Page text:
The popular media of previous generations did not include vapid concepts such as “reality television” or “gameshows”, but rather the cultural media that, to this day, remains a classic reminder of “better” days. The discussion of the topic of reading for pleasure is also discussed, and, yet again, there is an uneasy conclusion that must be faced, as Cheryl Wetzstein says in her article, “As a lifelong, insatiable reader, I share Mr. Bauerlein’s alarm about the peculiar reading habits of American youth. I also share his concern that the next generation doesn’t seem to value having a ‘contemplative mind. ”

The continuous rise in lack of reading for pleasure is intimidating. It raises a pressing question: how can the source of entertainment for over thousands of years suddenly be regarded with such disdain and disapproval from the generation that seems to need it the most? The obvious answer is, of course, negative. The desensitization of the key factors in the strive for educational success has taken a toll on the ability of the average teenager to participate in studious and intellectual activities, among which is reading.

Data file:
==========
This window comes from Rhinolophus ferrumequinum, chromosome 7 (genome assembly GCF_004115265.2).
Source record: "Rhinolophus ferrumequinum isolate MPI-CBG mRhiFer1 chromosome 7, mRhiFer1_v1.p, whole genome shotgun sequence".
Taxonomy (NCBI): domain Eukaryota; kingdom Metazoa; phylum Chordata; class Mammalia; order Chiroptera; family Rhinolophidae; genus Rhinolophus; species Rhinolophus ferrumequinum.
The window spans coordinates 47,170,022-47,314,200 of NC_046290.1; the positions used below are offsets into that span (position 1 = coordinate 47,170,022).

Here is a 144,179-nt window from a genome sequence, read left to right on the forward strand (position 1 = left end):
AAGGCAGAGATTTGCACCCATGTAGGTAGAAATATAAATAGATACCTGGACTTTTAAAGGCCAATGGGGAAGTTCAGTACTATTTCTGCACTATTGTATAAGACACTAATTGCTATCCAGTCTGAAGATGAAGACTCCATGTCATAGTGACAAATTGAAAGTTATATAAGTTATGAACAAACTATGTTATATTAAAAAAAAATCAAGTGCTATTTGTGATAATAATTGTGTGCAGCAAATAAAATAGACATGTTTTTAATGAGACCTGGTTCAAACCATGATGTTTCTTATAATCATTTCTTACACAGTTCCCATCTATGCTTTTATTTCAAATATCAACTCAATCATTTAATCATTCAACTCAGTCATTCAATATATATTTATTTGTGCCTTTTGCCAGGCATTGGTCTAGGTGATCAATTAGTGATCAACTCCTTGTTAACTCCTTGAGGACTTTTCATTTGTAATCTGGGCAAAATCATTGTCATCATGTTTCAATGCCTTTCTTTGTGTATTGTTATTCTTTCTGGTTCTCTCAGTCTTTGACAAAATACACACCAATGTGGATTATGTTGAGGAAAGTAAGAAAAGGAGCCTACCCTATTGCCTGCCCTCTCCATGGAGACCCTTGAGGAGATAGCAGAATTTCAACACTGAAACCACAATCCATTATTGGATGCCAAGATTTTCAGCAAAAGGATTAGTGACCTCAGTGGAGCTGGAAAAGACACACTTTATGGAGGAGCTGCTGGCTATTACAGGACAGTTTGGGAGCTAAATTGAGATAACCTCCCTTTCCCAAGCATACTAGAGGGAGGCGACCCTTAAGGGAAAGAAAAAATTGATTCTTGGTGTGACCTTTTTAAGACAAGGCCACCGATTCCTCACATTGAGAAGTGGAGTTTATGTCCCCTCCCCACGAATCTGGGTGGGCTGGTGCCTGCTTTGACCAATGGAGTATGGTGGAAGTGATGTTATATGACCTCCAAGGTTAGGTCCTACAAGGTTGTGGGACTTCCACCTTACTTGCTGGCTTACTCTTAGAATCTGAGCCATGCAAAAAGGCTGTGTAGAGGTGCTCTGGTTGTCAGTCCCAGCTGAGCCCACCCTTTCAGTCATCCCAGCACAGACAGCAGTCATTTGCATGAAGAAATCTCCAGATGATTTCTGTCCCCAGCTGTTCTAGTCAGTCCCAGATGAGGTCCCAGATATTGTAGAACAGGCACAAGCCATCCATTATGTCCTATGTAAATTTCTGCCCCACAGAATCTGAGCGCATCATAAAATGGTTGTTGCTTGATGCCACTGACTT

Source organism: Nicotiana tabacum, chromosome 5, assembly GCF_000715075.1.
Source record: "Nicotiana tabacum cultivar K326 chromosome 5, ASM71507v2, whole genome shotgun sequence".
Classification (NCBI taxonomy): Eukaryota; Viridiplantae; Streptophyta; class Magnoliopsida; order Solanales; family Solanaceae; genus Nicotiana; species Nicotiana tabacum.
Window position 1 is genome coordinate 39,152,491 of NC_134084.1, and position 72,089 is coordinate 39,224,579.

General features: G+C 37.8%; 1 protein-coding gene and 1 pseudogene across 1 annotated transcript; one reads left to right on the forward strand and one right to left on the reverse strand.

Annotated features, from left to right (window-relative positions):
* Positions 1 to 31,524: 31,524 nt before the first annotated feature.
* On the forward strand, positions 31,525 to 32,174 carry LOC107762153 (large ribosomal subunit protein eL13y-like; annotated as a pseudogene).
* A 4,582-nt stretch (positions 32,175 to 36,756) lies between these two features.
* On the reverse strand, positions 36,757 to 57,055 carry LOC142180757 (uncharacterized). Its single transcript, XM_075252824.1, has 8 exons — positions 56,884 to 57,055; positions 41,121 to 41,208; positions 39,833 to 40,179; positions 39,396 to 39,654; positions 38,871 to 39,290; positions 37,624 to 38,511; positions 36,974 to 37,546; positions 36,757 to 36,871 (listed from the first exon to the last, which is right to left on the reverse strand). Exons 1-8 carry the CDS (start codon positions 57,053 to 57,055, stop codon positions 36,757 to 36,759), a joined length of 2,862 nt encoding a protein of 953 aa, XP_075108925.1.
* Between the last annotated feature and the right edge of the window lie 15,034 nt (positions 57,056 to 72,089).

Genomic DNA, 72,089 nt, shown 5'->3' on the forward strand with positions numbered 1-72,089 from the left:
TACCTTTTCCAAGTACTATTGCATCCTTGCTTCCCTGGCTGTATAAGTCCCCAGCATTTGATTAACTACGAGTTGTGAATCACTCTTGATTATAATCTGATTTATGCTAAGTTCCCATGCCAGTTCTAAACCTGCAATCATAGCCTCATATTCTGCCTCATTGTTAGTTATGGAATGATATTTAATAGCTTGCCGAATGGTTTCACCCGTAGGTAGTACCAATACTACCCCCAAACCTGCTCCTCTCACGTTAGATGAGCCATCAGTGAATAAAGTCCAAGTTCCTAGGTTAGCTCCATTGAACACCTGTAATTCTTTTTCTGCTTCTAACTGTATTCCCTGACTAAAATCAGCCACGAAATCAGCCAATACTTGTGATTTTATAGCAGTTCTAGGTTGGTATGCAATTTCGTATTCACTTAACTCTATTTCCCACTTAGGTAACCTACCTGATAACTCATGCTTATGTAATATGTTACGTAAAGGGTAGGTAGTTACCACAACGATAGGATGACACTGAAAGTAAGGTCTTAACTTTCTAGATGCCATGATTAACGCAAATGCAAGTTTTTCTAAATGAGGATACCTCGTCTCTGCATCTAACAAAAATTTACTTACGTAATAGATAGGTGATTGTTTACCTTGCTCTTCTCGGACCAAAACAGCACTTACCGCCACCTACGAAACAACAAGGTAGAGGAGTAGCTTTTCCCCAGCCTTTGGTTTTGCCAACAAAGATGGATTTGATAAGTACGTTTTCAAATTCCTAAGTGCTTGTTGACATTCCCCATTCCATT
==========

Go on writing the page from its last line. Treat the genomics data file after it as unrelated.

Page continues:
It is an disturbing revelation to assume that the only source that this general detachment from traditional entertainment can stem is, in fact, one of the greatest achievements of our time: our technology. The constant social connection that is present has caused a tremendous shift in personal interests. As stated by a host during an interview with the audacious author of The Dumbest Generation: How the Digital Age Stupefies Young Americans and Jeopardizes Our Future; Or, Don’t Trust Anyone Under 30, “Well a new book proclaims, don’t trust anyone under 30.